It is possible to compost in small spaces, such as apartments, condos, or tiny houses. After a while, you’ll get a feel for what works and what doesn’t with your chosen composting method. It will be a great feeling to know that you’re saving waste from the landfill and making compost for your container garden.
What is your favorite composting method? The comments are waiting for you.
The post 5 Cheap and Easy Solutions For Small-Space Composting appeared first on The Grow Network.
It’s not often that we dedicate an entire article to a single organic substance, but when it comes to worm castings, they simply deserve the spotlight! I wish we had known the true power of them years ago. Ever since we
The post The Most Incredible Garden And Flower Fertilizer Ever – Worm Castings! appeared first on Old World Garden Farms.
Several years ago, Ohio State University researchers reported that there are “more microbes in a teaspoon of soil than there are people on the earth.” These microorganisms, of course, are essential to producing rich soil and strong, hardy plants.
And one big key to healthy soil is worms. Worms help compost your soil and add castings (“worm poop”) for proper soil nutrition. Liquid fertilizer then can be made from the worm castings (a fertilizer called worm “tea”). This worm tea boosts the activity of the microorganisms of the soil by adding things like bacteria and protozoa.
You can dramatically improve your soil’s quality with a worm farm, also known as vermiculture — a process in which worms are utilized to decompose the organic food waste into a material usable by the plants. This can be done at home in a cheap and easy setup, and it doesn’t need to be complicated. All you need is creativity and time!
There really is no end to the uses of your worms and their byproduct. Use them for:
- As a way to get rid of rabbit poop.
- As a way to get rid of vegetable scraps and coffee grounds.
- Chicken feed.
You can get creative with your vermiculture, but there is a general structure that must be followed for success. You’ll need the following components:
- Something to hold your worms.
- Some newspaper.
- Compost or soil.
- Green waste.
- Worms (of course!).
Think of a vermiculture setup like a compost bin with worms and a tap. The container can be anything from an old broken fridge to a wood bin. Whatever it is, you want to make sure it has a hole in the bottom for draining. If you use the fridge, lay it on its back, take all the stuff out, and drill a hole in the bottom.
Make sure your worms are kept cool and are not in the sun! Also, avoid areas with vibrations.
Now that you have your container, it’s time to work on the bedding. Start with the newspaper and rip it into little pieces. Don’t rip it all up, though. Keep some whole sheets for later. Soak it in water until mushy, and then mix well with soil. Take a few sheets of wet newspaper and place it at the bottom of the container as a base. Then, place the soil-compost mixture on top. Make sure there are a few inches of soil. (This depends on the bin and how many worms you have.)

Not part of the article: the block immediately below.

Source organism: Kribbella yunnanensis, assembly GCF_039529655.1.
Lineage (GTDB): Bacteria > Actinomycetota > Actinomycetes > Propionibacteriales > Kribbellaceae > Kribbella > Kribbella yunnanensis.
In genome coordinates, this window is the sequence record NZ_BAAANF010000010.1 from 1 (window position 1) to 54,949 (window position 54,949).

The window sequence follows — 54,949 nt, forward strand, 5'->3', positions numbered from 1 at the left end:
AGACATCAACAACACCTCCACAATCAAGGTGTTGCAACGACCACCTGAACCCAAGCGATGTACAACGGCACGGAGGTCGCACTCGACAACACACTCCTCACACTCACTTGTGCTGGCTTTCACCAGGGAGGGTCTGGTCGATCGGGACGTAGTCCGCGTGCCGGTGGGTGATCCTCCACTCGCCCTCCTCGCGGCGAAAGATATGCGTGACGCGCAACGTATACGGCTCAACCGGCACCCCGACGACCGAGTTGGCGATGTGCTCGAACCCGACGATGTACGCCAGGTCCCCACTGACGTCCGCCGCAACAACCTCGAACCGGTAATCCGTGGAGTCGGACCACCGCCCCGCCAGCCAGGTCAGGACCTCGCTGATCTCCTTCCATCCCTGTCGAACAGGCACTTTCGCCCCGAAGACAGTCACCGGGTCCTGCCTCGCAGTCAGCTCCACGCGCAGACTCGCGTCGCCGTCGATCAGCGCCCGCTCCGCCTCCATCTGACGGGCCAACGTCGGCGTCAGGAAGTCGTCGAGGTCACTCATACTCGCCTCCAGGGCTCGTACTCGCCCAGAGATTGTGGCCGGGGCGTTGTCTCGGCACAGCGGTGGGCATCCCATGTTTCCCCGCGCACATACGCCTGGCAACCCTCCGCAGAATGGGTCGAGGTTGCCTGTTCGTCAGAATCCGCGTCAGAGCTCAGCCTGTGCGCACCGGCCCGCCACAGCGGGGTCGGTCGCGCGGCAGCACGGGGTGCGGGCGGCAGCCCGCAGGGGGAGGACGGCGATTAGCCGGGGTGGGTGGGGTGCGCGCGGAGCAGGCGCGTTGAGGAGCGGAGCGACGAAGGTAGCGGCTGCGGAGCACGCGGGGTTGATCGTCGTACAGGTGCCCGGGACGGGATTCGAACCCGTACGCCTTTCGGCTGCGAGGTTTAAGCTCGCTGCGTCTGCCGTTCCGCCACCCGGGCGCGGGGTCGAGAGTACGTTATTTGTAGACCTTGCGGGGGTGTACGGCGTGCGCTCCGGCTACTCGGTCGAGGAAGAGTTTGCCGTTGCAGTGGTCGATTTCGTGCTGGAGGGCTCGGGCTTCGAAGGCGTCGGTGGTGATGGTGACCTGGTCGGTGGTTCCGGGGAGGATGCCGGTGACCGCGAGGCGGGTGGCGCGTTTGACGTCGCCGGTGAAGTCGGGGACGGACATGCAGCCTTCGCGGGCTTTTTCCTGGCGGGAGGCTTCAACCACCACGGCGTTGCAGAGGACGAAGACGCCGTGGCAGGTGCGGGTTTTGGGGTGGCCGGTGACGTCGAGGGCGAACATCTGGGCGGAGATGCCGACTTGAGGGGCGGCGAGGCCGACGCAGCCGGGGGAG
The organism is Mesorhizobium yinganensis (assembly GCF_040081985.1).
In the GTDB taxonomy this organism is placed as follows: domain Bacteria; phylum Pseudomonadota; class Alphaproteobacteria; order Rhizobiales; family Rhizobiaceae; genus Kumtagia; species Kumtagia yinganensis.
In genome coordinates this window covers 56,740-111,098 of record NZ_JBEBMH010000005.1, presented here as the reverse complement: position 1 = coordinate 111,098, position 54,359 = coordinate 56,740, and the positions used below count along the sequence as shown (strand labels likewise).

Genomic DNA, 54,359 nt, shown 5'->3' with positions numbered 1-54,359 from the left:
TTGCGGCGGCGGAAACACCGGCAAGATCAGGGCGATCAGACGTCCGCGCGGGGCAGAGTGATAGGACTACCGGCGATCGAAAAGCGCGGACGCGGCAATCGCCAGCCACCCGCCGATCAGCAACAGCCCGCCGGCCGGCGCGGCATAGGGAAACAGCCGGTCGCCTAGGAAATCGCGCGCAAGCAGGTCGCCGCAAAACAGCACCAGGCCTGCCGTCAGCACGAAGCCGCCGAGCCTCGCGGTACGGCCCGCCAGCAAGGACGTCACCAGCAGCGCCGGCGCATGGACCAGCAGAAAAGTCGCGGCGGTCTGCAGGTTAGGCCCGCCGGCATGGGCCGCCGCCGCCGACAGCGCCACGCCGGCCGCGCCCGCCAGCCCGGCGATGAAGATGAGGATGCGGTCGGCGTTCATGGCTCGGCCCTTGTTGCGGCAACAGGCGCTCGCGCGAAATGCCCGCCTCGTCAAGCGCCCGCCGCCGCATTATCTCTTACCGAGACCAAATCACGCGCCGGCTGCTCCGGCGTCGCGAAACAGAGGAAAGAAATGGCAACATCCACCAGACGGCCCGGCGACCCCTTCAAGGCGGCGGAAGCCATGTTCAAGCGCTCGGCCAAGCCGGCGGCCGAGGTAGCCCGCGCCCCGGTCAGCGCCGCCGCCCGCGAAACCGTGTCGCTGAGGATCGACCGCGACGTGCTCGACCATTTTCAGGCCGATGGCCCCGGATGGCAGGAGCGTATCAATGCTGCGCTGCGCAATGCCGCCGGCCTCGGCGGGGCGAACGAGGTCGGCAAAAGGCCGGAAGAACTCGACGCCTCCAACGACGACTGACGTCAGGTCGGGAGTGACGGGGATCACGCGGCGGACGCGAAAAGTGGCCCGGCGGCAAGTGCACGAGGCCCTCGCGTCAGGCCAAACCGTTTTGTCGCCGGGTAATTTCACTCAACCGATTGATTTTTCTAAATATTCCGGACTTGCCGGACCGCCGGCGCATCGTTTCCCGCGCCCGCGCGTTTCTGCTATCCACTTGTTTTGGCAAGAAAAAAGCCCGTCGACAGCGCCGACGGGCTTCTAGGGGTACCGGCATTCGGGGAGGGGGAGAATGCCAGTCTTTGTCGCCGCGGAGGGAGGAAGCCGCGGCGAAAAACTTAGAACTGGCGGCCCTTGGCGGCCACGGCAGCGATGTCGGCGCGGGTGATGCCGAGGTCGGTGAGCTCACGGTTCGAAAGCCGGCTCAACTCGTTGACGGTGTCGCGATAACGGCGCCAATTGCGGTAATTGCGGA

Place the worms on top and they will burrow down into the soil. Place the green waste on one side of the worm bin. This is what the worms are going to eat. If you have some manure, great, put it on top. Use farm manure from pigs, rabbits or cattle, but not from house pets. I would not put more food than one-fourth of the soil you have. Believe it or not, they eat half their weight every day!
To finish assembling, put a lid on it and make sure to allow a small amount of light in to keep them in there. If you don’t have a top on your worms, you will have a breeding colony of flies and maggots.
Worms of choice are red wigglers or composting worms. Earthworms just don’t like to eat like the little red wigglers do. Worms are the most expensive part of the worm bin. You buy them by the pound. Start small if you have more time than money, or go big with a few pounds of worms to get castings quickly.
The nice part about worms is they multiply quickly. Adult red wiggler worms (three months old) can produce up to three cocoons per week. Each cocoon has about two to three worms. The cocoons take 11 weeks or so to hatch.
You even could make some income selling worms!
Tip: The main issue with vermiculture is that people often overwater their worm bins. You can drown your worms, so just keep the plant-based scraps and manures we described above as the main source of moisture. Worms love leaves, so put a layer of leaves on top to make them happy. Also, don’t use meat! This will turn your worm bin into a mess — and worms do not like it, either!
How do you use worms on the homestead? Do you have any vermiculture advice? Share your tips in the section below:
The very first time I heard about worm composting I was intrigued. The idea that you can feed food scraps to a bunch of worms and they’d turn it into rich nutritious compost for your garden…And you don’t need a ton of space to do it…And, you can even do it inside…Well, that’s something I definitely wanted to try!
This month, I finally got my chance to try it. And today, I’m gonna show you what I did to get started so you can try it too.
What is Worm Composting?
Worm composting (a.k.a. vermicomposting) is the process of using worms to recycle food scraps into a high nutrient soil amendment called vermicompost or worm compost. To put it simply, the worms eat your fruit and veggie leftovers and their waste, (a.k.a castings) becomes your garden’s black gold. Nice, right?
Why Compost with Worms?